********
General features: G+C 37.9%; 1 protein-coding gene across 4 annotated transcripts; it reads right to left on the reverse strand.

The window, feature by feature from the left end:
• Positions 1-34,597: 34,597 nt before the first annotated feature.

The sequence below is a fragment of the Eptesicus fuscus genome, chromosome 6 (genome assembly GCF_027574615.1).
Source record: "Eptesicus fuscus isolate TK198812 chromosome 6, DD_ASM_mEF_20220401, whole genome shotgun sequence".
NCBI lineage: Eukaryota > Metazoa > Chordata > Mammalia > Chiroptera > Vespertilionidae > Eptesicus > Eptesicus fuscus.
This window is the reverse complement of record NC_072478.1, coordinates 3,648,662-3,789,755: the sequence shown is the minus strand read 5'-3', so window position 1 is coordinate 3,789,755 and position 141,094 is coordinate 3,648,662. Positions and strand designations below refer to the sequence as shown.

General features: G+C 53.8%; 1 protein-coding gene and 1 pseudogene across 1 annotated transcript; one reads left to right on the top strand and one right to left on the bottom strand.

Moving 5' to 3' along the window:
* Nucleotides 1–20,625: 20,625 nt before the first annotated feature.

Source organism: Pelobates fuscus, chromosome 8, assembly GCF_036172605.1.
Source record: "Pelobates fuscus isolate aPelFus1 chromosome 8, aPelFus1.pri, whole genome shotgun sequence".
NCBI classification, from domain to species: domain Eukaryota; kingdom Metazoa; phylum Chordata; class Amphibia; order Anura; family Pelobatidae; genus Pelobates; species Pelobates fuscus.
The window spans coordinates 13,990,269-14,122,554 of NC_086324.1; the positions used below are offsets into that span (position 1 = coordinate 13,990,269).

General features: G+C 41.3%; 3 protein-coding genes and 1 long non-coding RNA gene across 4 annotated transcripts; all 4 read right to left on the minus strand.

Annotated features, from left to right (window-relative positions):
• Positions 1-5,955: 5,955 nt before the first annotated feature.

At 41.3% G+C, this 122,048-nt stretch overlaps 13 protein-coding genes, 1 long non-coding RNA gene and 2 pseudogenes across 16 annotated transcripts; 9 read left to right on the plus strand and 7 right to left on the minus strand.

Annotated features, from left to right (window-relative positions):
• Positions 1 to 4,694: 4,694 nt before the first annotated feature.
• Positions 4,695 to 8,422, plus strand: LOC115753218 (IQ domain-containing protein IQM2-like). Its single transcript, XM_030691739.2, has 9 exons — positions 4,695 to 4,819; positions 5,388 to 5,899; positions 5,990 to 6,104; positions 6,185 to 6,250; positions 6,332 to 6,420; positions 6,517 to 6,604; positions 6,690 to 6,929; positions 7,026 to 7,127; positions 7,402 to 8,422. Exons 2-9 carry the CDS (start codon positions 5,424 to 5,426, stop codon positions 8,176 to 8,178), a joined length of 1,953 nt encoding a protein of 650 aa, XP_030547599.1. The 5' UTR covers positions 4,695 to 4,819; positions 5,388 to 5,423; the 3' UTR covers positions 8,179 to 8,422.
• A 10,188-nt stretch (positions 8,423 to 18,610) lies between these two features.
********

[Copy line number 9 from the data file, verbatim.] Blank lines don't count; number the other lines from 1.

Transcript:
Moving 5' to 3' along the window: